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Simple Rock Mosaic Using Clay


For my sons, like many children, creating a piece of artwork is much more about the process than about the end product. If I can hold myself back, watching the process, watching an activity unfold in my sons’ world is extraordinary.


The Hook

As you know we’re embarking on a rock & mineral learning adventure. First, you have to hook the children. The idea is that you want them to want to learn more.

So, we borrowed several children’s books about rocks, brainstormed a list of fun rock activities to do with children, and went on a short hike to a nearby stream to gather rocks of all shapes and sizes.


To get you started check out these posts on rock activities:


The Goods

Base: We used a tray but you can use a variety of bases including a pie plate, the bottom of a terra cotta pot, or nothing at all.

Material: You can use a variety of materials including play dough (homemade or store-bought), clay, and salt dough. We used up old store-bought colorful clay we had sitting around our art supply cabinet.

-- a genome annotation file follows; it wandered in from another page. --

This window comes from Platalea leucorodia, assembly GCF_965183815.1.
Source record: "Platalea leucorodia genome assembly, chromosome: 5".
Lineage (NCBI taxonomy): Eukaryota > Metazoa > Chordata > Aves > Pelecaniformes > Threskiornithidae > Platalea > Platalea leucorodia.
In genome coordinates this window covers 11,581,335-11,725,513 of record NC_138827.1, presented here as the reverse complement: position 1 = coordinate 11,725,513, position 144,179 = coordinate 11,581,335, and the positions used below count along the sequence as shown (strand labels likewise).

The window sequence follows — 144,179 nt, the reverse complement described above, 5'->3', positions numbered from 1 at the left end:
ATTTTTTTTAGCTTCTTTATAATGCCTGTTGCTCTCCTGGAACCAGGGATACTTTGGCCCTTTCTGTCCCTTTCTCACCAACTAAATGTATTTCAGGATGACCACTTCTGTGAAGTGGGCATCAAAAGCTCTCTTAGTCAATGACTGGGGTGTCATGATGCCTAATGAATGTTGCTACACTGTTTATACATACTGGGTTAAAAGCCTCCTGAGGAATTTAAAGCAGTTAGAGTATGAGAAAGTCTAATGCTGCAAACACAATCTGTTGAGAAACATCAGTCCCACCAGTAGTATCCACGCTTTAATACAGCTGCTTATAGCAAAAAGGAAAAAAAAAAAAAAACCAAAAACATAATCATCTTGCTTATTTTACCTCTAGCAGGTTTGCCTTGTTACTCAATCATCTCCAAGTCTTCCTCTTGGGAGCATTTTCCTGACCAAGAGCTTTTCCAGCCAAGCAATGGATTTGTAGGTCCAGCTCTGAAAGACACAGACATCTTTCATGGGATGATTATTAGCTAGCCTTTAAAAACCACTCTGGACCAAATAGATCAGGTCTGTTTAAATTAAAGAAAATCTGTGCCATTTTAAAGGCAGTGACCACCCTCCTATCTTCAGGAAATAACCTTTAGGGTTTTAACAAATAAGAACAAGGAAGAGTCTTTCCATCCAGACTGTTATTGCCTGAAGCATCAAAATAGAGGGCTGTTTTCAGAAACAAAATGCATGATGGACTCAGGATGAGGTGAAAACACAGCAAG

I put the bucket out in the sun to get the material nice and soft to work into the tray. Working clay is great for fine motor development and pre-writing. While we worked on the clay, we talked about how clay comes from the earth.

Objects: We used rocks we had collected the day before, handmade gems, and pea gravel from our garden walkway.

“Think left and think right, think low and think high. Oh, the thinks you can think up if only you try.’   

Dr. Seuss

The Process

I set out the activity and called my son over to me. I began working the clay and asked him to fetch rocks. He was excited to push the rocks into the clay. He was excited to handle the clay. The sun had made it soft and lovely, even gooey in some spots.


I began to create designs in clay with the rocks.


My son began creating a town. I let his imagination go with the rocks and with the digging. Soon, we had an ocean, land, forts, and rivers. Soon, we were living in an exciting imaginary world.

It was pretty awesome.  I think we’ll do it again tomorrow.

Thanks for reading,


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